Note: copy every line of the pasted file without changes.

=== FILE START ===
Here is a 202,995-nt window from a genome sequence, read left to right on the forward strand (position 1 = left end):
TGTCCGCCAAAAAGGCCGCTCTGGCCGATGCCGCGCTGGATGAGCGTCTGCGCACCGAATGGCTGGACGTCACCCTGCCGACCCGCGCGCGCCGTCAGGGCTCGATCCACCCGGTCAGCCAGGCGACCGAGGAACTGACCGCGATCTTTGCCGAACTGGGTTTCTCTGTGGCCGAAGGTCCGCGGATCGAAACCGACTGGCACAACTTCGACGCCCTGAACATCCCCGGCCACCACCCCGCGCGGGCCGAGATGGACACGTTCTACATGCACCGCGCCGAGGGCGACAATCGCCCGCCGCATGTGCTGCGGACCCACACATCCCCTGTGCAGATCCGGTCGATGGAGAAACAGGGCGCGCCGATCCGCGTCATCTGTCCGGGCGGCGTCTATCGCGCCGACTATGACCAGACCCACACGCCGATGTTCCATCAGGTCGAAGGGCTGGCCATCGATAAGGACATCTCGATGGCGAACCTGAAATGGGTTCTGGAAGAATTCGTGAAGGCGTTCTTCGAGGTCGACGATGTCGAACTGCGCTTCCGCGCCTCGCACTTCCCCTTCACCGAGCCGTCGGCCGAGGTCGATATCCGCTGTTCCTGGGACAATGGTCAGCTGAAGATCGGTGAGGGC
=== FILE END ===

Here is a 202,995-nt window from a genome sequence, read left to right on the forward strand (position 1 = left end):
TGTCCGCCAAAAAGGCCGCTCTGGCCGATGCCGCGCTGGATGAGCGTCTGCGCACCGAATGGCTGGACGTCACCCTGCCGACCCGCGCGCGCCGTCAGGGCTCGATCCACCCGGTCAGCCAGGCGACCGAGGAACTGACCGCGATCTTTGCCGAACTGGGTTTCTCTGTGGCCGAAGGTCCGCGGATCGAAACCGACTGGCACAACTTCGACGCCCTGAACATCCCCGGCCACCACCCCGCGCGGGCCGAGATGGACACGTTCTACATGCACCGCGCCGAGGGCGACAATCGCCCGCCGCATGTGCTGCGGACCCACACATCCCCTGTGCAGATCCGGTCGATGGAGAAACAGGGCGCGCCGATCCGCGTCATCTGTCCGGGCGGCGTCTATCGCGCCGACTATGACCAGACCCACACGCCGATGTTCCATCAGGTCGAAGGGCTGGCCATCGATAAGGACATCTCGATGGCGAACCTGAAATGGGTTCTGGAAGAATTCGTGAAGGCGTTCTTCGAGGTCGACGATGTCGAACTGCGCTTCCGCGCCTCGCACTTCCCCTTCACCGAGCCGTCGGCCGAGGTCGATATCCGCTGTTCCTGGGACAATGGTCAGCTGAAGATCGGTGAGGGC